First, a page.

The Nevada State Athletic Commission today voted to release Mike Tyson's $8.7 million purse from last Saturday's one-round bout with Orlin Norris, but made it clear the heavyweight boxer might have worn out his welcome in Las Vegas.
"Our advice to you is to pack up Mike Tyson's bags and take his act on the road," Commissioner Lorenzo Fertitta told Tyson's attorney, Jim Jimmerson, and his promoter, Dan Goossen. "I'm not so sure we need him in the state of Nevada any more."
When asked his feelings if Tyson never were to fight in Nevada again, Fertitta responded, "It would not upset me whatsoever."
Tyson, who was not required to attend, could have been fined or suspended by the commission, which issued its decision after a 30-minute hearing.
Tyson punched Norris after the bell during their fight at the MGM Grand Garden. Norris was knocked down and dislocated his kneecap when he crumbled to the canvas.
Referee Richard Steele, deeming the late left hook unintentional, deducted two points from Tyson's score. Norris's knee injury, however, prevented the fight from continuing and it was ruled a no contest.
The commission could have kept Tyson's purse or changed the no contest to a disqualification, but any punishment handed down would have set a precedent. Never before had the commission scheduled a hearing for such an infraction. Norris received his purse of $201,000 the night of the fight.
"We'd like to send a message--that anybody who comes to Nevada has to play by the rules," chairman Elias Ghanem said. "We're not prepared to have any hoodlums come to fight in our state."
Goossen informed the commission he already had plans for Tyson to fight elsewhere, even abroad. Dec. 11 is the working date for an undetermined opponent, and a proposed Feb. 26 bout against Shannon Briggs at Madison Square Garden still appears to be on.
"I can certainly see Mr. Fertitta's point," Goossen said. "Whether I agree with it or not, I have to take notice."
It was the latest in a series of problems with Tyson that the commission has had to deal with in the past two years. He was suspended indefinitely and fined $3 million for twice biting Evander Holyfield's ears in a June 1997 bout at the MGM.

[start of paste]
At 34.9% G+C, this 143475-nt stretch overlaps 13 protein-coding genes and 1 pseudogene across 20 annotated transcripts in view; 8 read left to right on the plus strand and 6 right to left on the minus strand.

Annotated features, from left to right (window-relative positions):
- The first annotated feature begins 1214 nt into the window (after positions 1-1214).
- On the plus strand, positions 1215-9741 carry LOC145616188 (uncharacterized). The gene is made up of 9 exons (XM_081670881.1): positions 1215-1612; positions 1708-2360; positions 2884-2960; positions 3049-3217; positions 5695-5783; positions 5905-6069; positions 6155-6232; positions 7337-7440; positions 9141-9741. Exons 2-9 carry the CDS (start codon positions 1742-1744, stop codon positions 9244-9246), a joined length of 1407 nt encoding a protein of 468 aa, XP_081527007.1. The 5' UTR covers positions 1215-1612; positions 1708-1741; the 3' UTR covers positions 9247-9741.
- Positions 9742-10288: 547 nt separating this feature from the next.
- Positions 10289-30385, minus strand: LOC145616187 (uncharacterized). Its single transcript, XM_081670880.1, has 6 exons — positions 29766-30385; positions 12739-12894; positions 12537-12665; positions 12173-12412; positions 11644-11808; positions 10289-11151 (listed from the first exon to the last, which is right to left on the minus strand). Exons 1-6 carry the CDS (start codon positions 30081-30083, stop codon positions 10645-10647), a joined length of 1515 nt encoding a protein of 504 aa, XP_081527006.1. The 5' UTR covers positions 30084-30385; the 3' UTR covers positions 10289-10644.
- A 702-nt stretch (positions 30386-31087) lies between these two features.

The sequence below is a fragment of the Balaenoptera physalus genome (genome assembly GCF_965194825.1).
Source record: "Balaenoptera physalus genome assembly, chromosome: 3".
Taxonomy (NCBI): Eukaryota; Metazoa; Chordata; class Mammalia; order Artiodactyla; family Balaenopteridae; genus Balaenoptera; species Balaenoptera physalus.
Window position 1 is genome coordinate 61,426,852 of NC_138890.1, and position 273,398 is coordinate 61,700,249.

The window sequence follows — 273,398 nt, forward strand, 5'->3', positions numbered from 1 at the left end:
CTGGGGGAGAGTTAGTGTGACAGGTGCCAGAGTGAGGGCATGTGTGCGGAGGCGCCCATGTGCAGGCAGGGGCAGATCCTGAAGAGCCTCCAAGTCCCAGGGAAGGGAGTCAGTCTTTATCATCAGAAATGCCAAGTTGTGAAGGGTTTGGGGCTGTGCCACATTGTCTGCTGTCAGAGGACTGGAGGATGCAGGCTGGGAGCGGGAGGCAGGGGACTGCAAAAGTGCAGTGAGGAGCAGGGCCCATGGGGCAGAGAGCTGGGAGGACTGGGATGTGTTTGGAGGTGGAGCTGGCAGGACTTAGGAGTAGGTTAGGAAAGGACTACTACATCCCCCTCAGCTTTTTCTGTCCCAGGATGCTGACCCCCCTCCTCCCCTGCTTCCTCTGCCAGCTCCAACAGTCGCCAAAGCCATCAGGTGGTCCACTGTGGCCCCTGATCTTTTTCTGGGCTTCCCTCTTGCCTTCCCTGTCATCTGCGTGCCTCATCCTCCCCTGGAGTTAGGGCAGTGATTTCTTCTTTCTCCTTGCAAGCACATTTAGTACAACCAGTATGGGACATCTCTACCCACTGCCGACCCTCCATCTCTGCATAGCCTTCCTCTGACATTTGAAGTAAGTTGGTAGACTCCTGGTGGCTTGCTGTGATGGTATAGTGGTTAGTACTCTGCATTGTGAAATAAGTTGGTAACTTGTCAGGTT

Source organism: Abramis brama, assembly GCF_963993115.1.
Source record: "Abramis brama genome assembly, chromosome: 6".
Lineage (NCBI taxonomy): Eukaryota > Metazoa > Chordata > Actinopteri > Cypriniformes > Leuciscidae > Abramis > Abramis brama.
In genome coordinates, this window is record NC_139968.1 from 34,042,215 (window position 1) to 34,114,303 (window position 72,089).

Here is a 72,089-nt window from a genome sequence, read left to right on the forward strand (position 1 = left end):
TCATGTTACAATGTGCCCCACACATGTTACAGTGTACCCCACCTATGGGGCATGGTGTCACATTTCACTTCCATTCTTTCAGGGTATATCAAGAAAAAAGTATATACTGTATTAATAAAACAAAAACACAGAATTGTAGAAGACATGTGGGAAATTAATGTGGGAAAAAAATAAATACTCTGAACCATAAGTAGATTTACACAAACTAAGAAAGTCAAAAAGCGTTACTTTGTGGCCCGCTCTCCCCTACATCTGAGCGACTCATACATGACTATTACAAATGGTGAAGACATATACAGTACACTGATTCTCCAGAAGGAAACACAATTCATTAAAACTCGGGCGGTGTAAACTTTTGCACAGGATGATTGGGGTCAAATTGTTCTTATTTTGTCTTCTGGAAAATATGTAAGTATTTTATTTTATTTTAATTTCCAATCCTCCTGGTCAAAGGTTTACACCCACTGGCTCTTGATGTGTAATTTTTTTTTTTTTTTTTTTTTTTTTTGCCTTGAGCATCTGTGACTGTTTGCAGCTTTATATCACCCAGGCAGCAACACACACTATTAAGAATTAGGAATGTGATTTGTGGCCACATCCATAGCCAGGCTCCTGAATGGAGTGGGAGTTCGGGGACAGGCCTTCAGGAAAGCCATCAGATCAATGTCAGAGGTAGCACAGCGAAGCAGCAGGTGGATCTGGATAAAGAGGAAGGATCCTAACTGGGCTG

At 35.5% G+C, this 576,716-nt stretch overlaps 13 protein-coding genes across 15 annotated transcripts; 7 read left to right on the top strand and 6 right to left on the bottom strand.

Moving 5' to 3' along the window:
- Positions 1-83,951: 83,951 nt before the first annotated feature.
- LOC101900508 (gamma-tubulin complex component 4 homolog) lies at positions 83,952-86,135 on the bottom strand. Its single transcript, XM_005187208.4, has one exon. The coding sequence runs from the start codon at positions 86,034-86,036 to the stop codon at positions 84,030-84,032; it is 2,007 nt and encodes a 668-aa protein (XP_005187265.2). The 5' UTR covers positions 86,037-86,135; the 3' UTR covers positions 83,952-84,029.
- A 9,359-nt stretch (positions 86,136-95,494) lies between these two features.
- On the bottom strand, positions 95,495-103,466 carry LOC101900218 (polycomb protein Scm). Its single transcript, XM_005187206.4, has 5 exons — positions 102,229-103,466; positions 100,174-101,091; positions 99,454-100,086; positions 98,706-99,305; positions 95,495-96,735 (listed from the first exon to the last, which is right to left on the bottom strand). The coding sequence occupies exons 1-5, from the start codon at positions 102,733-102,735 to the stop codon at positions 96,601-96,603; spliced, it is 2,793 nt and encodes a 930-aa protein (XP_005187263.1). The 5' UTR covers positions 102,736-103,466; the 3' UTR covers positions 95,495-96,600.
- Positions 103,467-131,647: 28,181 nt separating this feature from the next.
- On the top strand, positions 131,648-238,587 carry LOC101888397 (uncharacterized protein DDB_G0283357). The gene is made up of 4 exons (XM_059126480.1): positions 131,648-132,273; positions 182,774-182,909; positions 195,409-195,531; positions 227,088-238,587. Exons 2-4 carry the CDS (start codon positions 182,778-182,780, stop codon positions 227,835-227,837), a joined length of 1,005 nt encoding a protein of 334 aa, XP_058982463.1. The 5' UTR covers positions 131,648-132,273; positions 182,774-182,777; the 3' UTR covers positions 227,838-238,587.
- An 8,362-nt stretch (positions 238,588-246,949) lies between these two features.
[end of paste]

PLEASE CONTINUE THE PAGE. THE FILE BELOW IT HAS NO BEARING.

Before he could be re-licensed last year, the commission ordered Tyson to undergo a battery of psychological tests and questioned him on pending charges in Maryland that he assaulted two motorists after a fender-bender.
It was later found that Tyson lied to the commission during those reinstatement hearings, assuring all five members he had not assaulted those men. Tyson eventually served 3 1/2 months in the Montgomery County Detention Center.
In his first fight after regaining his license, Tyson admitted to trying to break Frans Botha's arm during a clinch at the end of the first round. He also told the Los Angeles Times the week before the Norris bout that he would bite an opponent again if provoked.
"As far as getting my support, that might be the toughest fight of Mr. Tyson's career," Fertitta said. "I look at all of these incidents and see a pattern, that he can't control himself under the bright lights in the ring.
"What he did to Holyfield was a gross foul. Then he tried to snap Botha's arm. Maybe [the late punch] was a small incident in relation to the other ones, but there's a pattern here."
Fertitta said one reason the commission didn't fine Tyson was that it is difficult to prove intent to injure, especially on such a common boxing occurrence as a late punch. Felix Trinidad, for example, twice hit Oscar De La Hoya after the bell without penalty during their welterweight title fight here in September.
Tyson contended that he didn't hear the bell, although it clanged five times and Steele had stepped in to separate the fighters before the punch was thrown.
"People will get hit after the bell," Fertitta said. "It's just like a quarterback getting hit late after he throws a pass. But one of the hardest things to do is determine whether or not there is intent."
Tyson's Nevada boxing license will expire Dec. 31. If he were to reapply, the commission would insist he appear before them to answer questions regarding his past. According to Marc Ratner, executive director of the commission, forcing a fighter to appear before a license renewal is rare.
"I am concerned with Mike Tyson's ability to fight and follow the rules in the heat of battle," Commissioner Glenn Carano said. "Mr. Tyson needs to show he can act in an appropriate matter inside the ring. I'm concerned with how he's going to carry out the rest of his career."
CAPTION: Referee Richard Steele, left, moves in to stop Mike Tyson, whose late punch had driven Orlin Norris to the canvas in first round of their fight.